Since applicant put on no witnesses and introduced no evidence, the only admissible information in the record before us disclosing the characteristics of West Coast Wire's green and yellow strand trademark are the drawing in the application file, the description of the mark, and photographs submitted by applicant as specimens. [FN8] We do not know why neither applicant nor opposer introduced actual examples of their products as exhibits in this proceeding, but we do not have any before us. In this regard, the photographic specimens in the application file are of no assistance whatsoever. These photographs are so poor in quality, whether due to fading or some other cause, that it is impossible even to verify from them whether the colored strands are green and yellow, much less to determine the actual shade or hue of the colors in the photographed section of wire rope.



 While the absence of any reliable evidence concerning the actual color of the green and yellow strand trademark as it is used in the wire rope sold by applicant may be deemed unfortunate, this situation is also a consequence of our present rules and practice in regard to registration of this kind of subject matter and in determining registrability questions in inter partes proceedings. Thus, when determining likelihood of confusion questions in inter partes proceedings, it is the mark as it has been presented for registration which is in issue, irrespective of how that mark may be presented in its marketplace setting. E.g., Kimberly-Clark Corp. v. H. Douglass Enterprises, 774 F.2d 1144, 227 USPQ 541, 543 (Fed. Cir. 1985). The same principle has been applied by this Board in cases involving color trademarks. For example, in Youngstown Sheet & Tube Company v. Missouri Rolling Mill Corporation, 133 USPQ 661 (TTAB 1962), an opposition against registration of an orange band encircling the top of a fence post by the registrant of a mark comprising a 'band of orange paint' encircling its metal pipe and tubing, we held as follows:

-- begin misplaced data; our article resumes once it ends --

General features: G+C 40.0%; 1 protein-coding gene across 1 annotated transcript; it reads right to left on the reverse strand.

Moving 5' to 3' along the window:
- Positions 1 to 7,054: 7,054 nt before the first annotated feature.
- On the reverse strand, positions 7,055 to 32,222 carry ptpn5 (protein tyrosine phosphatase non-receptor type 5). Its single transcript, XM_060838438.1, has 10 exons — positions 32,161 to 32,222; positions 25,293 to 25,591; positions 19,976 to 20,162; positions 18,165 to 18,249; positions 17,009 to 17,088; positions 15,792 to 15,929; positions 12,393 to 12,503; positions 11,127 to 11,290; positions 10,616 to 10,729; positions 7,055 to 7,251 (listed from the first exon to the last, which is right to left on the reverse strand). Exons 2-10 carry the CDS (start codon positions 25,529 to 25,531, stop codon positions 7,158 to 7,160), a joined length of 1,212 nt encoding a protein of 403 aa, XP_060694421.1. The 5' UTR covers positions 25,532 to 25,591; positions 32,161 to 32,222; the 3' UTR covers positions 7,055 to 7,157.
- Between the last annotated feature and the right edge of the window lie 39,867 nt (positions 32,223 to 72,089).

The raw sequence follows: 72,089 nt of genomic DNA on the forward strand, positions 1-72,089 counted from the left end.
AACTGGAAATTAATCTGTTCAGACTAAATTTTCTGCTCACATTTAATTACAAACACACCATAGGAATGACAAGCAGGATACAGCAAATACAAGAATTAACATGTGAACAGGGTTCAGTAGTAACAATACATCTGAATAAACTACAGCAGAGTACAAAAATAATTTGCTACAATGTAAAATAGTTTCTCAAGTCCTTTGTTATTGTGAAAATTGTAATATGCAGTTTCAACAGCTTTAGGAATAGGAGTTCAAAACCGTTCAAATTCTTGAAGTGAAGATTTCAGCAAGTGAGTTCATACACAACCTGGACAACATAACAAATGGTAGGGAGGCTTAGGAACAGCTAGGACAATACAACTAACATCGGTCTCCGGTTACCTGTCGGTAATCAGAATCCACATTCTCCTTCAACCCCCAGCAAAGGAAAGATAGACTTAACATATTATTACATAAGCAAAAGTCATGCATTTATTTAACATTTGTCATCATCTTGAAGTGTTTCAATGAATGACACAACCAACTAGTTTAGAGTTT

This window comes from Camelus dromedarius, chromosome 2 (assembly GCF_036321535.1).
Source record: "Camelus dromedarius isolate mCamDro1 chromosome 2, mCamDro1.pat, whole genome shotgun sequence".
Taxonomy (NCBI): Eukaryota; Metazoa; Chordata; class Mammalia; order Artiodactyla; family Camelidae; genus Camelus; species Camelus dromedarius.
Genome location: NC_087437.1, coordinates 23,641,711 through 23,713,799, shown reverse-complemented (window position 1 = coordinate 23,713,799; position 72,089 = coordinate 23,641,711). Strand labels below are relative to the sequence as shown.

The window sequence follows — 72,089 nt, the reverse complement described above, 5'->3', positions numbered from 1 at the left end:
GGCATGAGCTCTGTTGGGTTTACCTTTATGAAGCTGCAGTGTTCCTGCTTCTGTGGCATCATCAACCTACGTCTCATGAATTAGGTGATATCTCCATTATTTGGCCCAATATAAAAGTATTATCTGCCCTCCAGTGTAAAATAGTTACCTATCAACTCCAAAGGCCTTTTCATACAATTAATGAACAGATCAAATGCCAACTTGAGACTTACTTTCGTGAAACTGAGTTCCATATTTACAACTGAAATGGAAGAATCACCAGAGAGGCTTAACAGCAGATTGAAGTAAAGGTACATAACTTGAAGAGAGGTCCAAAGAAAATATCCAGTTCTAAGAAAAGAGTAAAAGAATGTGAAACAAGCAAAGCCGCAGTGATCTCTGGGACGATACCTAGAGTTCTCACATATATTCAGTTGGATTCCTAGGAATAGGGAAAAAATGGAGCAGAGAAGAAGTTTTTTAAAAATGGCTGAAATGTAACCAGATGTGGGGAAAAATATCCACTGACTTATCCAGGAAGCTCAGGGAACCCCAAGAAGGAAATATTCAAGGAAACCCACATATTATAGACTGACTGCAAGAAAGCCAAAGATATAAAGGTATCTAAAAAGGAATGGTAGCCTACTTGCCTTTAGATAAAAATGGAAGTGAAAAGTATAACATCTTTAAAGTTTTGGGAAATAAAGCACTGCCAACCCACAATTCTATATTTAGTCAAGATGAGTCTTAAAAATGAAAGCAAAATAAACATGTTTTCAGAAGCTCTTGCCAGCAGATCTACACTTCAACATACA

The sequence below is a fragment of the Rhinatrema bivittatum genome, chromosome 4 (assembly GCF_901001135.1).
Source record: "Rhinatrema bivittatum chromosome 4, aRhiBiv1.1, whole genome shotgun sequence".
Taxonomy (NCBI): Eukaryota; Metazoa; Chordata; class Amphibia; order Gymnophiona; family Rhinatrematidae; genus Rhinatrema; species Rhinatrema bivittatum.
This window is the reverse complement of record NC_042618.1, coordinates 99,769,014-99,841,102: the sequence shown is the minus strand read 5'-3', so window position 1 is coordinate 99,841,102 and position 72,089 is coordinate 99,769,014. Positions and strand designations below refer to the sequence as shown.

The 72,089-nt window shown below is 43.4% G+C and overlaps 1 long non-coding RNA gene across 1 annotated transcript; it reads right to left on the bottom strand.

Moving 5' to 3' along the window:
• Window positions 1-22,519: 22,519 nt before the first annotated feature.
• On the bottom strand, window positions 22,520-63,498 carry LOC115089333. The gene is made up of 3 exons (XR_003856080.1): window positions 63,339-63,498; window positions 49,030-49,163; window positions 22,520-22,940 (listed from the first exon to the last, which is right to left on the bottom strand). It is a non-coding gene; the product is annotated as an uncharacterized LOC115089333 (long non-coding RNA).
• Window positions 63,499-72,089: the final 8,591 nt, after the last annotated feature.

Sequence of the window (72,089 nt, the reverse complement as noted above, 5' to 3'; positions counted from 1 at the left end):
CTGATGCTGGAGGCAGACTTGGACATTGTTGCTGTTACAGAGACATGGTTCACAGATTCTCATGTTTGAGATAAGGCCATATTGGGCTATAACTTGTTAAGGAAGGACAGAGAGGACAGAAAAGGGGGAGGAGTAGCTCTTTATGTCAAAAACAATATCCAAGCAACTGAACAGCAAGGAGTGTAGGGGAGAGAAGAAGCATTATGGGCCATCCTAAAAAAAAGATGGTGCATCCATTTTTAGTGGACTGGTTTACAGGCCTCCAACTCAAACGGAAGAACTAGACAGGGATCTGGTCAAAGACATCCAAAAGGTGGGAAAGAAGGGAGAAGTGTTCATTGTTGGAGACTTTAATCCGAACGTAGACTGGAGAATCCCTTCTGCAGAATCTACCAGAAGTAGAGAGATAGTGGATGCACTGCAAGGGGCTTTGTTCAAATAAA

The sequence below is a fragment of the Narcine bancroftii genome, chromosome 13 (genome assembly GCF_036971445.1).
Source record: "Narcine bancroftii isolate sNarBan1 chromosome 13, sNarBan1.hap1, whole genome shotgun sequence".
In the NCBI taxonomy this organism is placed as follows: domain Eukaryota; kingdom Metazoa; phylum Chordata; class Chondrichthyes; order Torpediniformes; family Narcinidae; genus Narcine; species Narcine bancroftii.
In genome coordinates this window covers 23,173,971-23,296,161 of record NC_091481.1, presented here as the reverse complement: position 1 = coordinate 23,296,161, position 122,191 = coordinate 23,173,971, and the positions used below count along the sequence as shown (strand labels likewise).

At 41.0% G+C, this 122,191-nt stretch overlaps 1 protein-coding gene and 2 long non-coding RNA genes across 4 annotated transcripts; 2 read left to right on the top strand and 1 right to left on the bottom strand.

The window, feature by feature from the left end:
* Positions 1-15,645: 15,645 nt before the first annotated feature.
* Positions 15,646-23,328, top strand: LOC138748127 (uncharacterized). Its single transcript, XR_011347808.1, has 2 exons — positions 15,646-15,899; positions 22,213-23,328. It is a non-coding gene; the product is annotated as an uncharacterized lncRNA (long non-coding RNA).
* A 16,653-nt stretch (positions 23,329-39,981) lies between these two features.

The marks of the parties being orange bands must, notwithstanding any differences in shade or configuration, be considered identical.